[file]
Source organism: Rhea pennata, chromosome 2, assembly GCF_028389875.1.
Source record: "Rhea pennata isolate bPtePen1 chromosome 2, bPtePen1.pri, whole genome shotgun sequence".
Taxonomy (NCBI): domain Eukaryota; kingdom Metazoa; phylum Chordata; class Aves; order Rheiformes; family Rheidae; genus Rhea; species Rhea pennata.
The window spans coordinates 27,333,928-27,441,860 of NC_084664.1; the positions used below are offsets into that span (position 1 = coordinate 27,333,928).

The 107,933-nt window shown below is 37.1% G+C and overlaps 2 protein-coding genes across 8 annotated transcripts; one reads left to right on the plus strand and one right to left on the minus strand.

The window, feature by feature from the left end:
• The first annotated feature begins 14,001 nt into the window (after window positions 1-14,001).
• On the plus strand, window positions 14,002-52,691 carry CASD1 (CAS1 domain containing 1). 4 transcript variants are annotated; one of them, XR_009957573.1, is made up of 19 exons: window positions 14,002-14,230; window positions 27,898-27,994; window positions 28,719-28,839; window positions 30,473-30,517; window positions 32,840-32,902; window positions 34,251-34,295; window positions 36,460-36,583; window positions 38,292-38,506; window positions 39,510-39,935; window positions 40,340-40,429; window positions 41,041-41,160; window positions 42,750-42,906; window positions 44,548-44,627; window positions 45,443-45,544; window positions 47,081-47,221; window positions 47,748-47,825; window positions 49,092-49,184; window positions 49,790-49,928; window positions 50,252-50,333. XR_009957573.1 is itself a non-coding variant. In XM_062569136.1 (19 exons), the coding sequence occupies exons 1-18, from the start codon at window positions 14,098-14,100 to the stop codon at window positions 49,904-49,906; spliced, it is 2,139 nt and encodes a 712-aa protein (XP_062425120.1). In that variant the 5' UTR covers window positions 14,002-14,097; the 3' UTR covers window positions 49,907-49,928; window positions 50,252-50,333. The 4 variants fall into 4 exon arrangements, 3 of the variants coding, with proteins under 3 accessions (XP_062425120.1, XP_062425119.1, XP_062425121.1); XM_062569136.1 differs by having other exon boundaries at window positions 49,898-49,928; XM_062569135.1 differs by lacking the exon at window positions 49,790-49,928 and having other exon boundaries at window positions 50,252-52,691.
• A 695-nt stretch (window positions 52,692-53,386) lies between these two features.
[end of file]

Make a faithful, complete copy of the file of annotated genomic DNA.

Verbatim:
Source organism: Rhea pennata, chromosome 2, assembly GCF_028389875.1.
Source record: "Rhea pennata isolate bPtePen1 chromosome 2, bPtePen1.pri, whole genome shotgun sequence".
Taxonomy (NCBI): domain Eukaryota; kingdom Metazoa; phylum Chordata; class Aves; order Rheiformes; family Rheidae; genus Rhea; species Rhea pennata.
The window spans coordinates 27,333,928-27,441,860 of NC_084664.1; the positions used below are offsets into that span (position 1 = coordinate 27,333,928).

The 107,933-nt window shown below is 37.1% G+C and overlaps 2 protein-coding genes across 8 annotated transcripts; one reads left to right on the plus strand and one right to left on the minus strand.

The window, feature by feature from the left end:
• The first annotated feature begins 14,001 nt into the window (after window positions 1-14,001).
• On the plus strand, window positions 14,002-52,691 carry CASD1 (CAS1 domain containing 1). 4 transcript variants are annotated; one of them, XR_009957573.1, is made up of 19 exons: window positions 14,002-14,230; window positions 27,898-27,994; window positions 28,719-28,839; window positions 30,473-30,517; window positions 32,840-32,902; window positions 34,251-34,295; window positions 36,460-36,583; window positions 38,292-38,506; window positions 39,510-39,935; window positions 40,340-40,429; window positions 41,041-41,160; window positions 42,750-42,906; window positions 44,548-44,627; window positions 45,443-45,544; window positions 47,081-47,221; window positions 47,748-47,825; window positions 49,092-49,184; window positions 49,790-49,928; window positions 50,252-50,333. XR_009957573.1 is itself a non-coding variant. In XM_062569136.1 (19 exons), the coding sequence occupies exons 1-18, from the start codon at window positions 14,098-14,100 to the stop codon at window positions 49,904-49,906; spliced, it is 2,139 nt and encodes a 712-aa protein (XP_062425120.1). In that variant the 5' UTR covers window positions 14,002-14,097; the 3' UTR covers window positions 49,907-49,928; window positions 50,252-50,333. The 4 variants fall into 4 exon arrangements, 3 of the variants coding, with proteins under 3 accessions (XP_062425120.1, XP_062425119.1, XP_062425121.1); XM_062569136.1 differs by having other exon boundaries at window positions 49,898-49,928; XM_062569135.1 differs by lacking the exon at window positions 49,790-49,928 and having other exon boundaries at window positions 50,252-52,691.
• A 695-nt stretch (window positions 52,692-53,386) lies between these two features.